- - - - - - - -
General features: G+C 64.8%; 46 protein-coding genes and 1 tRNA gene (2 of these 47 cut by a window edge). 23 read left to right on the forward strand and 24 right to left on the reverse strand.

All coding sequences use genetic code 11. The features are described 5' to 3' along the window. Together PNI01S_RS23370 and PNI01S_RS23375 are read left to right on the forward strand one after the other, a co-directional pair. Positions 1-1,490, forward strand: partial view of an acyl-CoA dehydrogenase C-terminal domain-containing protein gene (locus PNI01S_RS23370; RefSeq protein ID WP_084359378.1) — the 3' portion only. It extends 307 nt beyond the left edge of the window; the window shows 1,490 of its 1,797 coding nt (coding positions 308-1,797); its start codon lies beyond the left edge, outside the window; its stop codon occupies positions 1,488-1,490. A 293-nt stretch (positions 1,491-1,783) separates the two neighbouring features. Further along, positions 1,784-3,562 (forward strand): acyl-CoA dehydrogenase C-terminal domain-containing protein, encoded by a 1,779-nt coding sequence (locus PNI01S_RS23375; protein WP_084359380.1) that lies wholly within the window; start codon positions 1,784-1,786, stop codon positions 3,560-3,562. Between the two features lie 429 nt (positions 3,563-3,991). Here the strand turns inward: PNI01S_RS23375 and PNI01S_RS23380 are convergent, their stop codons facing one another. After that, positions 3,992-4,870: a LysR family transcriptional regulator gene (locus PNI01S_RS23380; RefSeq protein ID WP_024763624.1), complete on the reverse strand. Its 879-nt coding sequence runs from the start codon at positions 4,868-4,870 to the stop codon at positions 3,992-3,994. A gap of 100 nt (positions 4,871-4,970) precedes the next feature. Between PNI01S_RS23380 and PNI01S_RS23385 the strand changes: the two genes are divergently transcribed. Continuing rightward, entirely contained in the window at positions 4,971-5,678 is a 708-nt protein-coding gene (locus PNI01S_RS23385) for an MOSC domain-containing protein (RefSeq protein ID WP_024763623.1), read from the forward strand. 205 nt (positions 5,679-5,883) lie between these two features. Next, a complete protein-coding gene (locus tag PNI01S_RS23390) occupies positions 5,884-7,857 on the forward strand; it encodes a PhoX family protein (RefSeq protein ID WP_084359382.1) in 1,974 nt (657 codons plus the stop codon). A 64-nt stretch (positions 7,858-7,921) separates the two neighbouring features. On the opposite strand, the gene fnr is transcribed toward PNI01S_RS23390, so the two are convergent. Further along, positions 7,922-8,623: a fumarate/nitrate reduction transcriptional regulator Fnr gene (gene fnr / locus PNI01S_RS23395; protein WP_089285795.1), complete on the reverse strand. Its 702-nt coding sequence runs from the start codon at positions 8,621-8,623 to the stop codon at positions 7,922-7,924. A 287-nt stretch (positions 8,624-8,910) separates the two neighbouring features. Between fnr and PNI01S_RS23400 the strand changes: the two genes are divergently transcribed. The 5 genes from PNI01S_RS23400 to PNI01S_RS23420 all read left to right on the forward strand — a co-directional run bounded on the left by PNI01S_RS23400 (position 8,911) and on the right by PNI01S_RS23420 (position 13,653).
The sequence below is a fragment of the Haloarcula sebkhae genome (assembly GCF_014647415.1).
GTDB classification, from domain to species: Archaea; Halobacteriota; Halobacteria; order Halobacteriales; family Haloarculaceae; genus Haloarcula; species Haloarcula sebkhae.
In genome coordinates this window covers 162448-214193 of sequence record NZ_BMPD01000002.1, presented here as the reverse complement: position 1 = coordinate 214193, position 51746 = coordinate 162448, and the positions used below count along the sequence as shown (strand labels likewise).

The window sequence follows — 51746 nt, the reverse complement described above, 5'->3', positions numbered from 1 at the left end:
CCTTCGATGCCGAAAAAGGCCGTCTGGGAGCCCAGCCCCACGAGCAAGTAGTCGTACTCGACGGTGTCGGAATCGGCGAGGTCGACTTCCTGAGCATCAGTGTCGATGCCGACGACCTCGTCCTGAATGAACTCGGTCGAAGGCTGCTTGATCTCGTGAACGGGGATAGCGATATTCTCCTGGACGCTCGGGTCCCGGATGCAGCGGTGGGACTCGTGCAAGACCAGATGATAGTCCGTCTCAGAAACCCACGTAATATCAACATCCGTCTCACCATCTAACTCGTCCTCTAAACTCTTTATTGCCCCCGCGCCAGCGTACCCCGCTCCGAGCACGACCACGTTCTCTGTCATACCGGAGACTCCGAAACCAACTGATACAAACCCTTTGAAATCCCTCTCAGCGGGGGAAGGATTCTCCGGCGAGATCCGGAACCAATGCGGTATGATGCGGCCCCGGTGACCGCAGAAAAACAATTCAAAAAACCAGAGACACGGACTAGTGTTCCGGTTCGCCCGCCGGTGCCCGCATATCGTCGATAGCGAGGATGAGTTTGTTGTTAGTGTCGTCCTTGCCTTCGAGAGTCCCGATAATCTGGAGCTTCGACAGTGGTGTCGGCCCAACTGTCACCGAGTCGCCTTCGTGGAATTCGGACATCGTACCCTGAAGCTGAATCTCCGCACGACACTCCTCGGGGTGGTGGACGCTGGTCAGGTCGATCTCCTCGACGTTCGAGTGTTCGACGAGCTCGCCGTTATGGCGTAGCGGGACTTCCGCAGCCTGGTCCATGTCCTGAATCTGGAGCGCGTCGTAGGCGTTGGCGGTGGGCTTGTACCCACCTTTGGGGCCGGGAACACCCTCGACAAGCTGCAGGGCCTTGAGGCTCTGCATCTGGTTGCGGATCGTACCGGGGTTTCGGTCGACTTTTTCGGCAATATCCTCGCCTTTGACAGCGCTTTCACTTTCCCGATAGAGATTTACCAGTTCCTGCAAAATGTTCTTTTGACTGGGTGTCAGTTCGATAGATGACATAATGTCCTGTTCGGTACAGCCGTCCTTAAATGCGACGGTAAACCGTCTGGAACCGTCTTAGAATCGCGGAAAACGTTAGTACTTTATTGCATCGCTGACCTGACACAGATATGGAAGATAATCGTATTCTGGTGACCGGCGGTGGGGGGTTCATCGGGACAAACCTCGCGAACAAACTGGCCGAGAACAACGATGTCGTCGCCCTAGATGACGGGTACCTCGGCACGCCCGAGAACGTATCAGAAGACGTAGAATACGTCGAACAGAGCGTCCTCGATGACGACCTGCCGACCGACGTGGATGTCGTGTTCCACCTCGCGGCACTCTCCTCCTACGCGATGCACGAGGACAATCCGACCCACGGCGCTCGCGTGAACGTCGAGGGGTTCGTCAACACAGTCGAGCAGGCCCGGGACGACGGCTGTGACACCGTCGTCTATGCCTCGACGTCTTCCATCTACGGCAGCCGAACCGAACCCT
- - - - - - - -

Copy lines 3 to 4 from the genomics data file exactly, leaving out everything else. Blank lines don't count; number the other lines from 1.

The sequence below is a fragment of the Haloarcula sebkhae genome (assembly GCF_014647415.1).
GTDB classification, from domain to species: Archaea; Halobacteriota; Halobacteria; order Halobacteriales; family Haloarculaceae; genus Haloarcula; species Haloarcula sebkhae.